Firefighters manage a burnout operation on the Indian Creek Fire on Thursday, Aug. 20, to help contain the fire. (BLM photo)

VALE—The 48,000-acre Indian Creek Fire took $5.1 million, 33 aircraft, half a million gallons of retardant, 398 fire personnel and 13 days to get under control, said Larisa Bogardus, Vale Bureau of Land Management public affairs officer.

The Northwest Incident Management Team 13, with firefighters from around Oregon and Washington, stepped into the firefight on Aug. 18, two days after the fire was reported, and left on Aug. 30, giving the fight back to Rob Gubser, High Desert Type 3 Incident Management Team commander.

Commanders from Team 13 were unavailable for comment after being deployed to another fire fight. The cause of the human-triggered fire, started along U.S. Highway 20 nine miles east of Juntura, is still under investigation.

The 33 aircraft came from Redmond, Boise, La Grande and Moses Lake, Washington, after the local aircraft was assigned to fight the California wildfires.

The aircraft dropped up to three loads of retardant a day, said Bogardus.

The fight was a first with its Covid precautions. Morning meetings were held outside, members standing apart from each other, with live streams and radios. The command post was set up in Wadleigh Park in Vale, away from the base camp in Juntura. There were no confirmed cases of Covid in the incident team.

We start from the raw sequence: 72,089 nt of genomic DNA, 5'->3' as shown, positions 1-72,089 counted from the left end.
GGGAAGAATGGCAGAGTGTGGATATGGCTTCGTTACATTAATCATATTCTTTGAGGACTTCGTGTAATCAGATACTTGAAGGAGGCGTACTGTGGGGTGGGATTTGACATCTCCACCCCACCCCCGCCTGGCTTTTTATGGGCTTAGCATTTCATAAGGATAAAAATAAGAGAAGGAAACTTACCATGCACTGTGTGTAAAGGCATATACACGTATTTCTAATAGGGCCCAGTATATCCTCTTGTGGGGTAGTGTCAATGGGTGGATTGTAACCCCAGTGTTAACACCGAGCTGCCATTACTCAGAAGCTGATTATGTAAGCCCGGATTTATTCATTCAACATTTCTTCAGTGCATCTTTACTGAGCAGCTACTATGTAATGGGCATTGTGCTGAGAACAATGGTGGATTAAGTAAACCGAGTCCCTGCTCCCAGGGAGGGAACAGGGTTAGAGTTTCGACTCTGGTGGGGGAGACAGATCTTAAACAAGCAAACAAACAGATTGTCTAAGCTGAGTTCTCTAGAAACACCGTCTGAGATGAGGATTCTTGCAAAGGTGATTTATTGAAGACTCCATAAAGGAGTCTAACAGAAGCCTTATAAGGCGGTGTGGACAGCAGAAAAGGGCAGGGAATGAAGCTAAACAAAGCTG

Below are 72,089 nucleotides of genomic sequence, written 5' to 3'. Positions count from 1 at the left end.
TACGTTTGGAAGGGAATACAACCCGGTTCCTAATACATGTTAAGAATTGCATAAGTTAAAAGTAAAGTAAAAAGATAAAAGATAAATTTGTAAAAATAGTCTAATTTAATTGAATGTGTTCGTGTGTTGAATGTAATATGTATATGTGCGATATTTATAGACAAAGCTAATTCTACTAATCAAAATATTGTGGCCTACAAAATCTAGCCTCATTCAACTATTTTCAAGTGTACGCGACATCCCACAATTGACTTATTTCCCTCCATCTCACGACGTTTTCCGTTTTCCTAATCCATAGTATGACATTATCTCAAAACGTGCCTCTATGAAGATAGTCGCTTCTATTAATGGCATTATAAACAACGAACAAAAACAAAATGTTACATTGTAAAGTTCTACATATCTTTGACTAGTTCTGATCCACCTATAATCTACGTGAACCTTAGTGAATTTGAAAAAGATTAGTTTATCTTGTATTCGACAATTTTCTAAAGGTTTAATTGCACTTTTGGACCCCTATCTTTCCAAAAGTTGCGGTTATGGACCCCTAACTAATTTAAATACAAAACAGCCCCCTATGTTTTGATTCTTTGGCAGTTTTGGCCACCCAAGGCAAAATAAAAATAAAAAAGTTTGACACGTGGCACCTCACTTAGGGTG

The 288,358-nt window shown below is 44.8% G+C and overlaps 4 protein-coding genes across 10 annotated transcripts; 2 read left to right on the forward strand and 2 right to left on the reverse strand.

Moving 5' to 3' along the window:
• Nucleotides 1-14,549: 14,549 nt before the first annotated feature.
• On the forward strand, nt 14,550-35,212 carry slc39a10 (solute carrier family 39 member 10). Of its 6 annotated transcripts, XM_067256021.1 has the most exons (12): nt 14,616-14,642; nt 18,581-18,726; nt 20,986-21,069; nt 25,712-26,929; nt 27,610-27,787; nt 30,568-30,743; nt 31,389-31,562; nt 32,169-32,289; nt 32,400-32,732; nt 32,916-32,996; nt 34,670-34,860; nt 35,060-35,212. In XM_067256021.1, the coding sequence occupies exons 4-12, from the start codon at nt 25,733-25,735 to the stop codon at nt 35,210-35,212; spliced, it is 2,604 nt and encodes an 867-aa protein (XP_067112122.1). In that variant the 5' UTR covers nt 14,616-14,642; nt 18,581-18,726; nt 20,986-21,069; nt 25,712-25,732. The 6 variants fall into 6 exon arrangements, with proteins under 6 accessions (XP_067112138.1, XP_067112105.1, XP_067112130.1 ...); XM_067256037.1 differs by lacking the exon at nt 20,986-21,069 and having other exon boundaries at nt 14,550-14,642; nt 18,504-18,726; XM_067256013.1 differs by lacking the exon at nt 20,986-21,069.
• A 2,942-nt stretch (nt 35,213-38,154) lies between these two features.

The firefighters also came to the rescue of one 4-day-old calf. The calf, belonging to rancher Jeff Romans, hadn’t followed its mother when the herd was moved to safety away from the fire. A BLM crew helped recover the calf and return it to Romans.

PRIOR COVERAGE

BLM launches Covid protocol for fire season's first big blaze in Malheur County

A calf wandering alone in Malheur County wildfire gets rescue and a ride

News tip? Contact reporter Aidan McGloin at [email protected] or at 541-473-3377.

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